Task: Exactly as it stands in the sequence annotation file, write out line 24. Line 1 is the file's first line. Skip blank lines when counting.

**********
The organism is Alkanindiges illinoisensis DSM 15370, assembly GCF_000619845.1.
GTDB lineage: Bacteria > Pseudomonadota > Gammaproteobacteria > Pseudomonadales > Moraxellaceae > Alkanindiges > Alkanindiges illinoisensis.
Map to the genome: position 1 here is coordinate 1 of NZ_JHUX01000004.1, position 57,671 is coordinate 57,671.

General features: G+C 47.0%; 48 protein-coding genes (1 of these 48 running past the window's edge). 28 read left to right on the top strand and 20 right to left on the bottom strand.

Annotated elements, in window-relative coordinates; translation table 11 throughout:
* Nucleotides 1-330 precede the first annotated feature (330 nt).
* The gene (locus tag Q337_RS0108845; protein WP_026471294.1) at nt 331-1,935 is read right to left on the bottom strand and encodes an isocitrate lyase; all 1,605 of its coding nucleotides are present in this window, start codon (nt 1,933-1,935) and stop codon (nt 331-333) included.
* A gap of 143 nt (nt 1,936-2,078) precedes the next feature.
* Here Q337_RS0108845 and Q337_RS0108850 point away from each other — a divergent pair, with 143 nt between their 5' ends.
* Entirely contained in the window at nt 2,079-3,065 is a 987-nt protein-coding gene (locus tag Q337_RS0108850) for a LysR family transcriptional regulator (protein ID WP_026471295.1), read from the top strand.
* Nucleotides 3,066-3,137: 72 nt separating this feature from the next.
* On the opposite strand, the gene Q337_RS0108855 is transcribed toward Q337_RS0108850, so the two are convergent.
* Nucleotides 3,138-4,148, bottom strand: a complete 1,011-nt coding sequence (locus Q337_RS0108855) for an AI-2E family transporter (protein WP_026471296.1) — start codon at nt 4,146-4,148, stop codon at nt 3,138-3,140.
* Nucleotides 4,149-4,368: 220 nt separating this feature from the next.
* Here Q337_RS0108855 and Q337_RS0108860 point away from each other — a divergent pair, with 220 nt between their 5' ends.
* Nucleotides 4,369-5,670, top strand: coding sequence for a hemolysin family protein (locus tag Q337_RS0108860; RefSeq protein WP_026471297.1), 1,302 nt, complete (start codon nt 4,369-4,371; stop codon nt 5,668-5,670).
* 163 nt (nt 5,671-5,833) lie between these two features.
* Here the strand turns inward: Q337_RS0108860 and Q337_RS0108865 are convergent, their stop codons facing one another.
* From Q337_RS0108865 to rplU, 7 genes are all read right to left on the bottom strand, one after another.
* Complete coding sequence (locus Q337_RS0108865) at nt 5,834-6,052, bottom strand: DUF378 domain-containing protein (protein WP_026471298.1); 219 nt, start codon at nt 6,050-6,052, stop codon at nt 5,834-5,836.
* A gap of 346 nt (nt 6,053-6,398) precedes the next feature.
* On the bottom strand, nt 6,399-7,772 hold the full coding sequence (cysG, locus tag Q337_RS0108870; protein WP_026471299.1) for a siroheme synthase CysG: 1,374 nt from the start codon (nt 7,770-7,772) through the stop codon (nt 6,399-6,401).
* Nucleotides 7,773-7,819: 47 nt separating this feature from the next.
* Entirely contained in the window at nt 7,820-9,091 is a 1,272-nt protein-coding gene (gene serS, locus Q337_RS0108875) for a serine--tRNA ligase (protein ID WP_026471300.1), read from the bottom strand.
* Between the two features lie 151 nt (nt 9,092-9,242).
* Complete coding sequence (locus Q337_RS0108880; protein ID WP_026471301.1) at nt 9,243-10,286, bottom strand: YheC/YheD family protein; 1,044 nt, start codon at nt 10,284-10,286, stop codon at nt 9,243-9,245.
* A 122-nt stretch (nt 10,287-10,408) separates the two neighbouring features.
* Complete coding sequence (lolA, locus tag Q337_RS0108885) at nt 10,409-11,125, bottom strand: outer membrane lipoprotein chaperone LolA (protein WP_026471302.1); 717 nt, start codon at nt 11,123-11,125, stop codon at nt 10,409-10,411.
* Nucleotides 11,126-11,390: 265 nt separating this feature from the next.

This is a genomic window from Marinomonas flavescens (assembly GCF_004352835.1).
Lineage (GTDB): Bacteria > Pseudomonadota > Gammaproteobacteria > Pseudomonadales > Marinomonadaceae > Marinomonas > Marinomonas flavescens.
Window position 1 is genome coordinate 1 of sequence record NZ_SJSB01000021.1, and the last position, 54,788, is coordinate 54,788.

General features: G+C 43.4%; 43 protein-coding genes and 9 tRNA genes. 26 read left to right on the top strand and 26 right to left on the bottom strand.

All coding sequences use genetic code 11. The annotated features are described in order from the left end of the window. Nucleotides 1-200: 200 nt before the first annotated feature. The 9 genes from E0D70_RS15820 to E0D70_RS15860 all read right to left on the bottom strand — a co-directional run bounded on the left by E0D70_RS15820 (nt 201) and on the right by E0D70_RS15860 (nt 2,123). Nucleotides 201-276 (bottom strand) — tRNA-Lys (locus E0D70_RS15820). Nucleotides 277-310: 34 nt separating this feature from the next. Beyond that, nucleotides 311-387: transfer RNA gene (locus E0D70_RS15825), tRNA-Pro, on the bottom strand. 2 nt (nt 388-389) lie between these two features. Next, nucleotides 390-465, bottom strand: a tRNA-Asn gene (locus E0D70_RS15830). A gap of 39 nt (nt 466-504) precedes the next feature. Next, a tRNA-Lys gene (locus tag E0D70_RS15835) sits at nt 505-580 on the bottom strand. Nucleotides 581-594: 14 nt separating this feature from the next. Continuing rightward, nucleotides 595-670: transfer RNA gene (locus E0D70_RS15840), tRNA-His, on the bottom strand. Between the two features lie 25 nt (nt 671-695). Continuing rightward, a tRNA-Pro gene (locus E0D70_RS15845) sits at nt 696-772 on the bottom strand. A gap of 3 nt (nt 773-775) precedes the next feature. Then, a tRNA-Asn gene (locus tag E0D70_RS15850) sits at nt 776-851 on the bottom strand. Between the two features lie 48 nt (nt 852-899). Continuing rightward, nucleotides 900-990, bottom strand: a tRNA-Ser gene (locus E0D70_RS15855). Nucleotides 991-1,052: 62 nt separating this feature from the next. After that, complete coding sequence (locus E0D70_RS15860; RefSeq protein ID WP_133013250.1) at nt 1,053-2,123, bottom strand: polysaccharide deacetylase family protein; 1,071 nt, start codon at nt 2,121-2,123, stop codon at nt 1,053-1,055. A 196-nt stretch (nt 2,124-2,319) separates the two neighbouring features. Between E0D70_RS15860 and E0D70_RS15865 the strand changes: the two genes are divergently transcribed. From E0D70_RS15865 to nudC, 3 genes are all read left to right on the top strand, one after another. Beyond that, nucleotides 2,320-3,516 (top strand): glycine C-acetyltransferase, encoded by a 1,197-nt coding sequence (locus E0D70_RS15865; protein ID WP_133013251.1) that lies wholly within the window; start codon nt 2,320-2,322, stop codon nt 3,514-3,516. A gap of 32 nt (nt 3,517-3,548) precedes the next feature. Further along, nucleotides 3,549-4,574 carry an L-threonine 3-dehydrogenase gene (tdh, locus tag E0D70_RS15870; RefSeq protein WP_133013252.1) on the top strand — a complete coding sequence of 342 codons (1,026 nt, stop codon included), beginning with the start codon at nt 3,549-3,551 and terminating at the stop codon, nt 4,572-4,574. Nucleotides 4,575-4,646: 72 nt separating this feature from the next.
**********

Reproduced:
* Entirely contained in the window at nt 7,820-9,091 is a 1,272-nt protein-coding gene (gene serS, locus Q337_RS0108875) for a serine--tRNA ligase (protein ID WP_026471300.1), read from the bottom strand.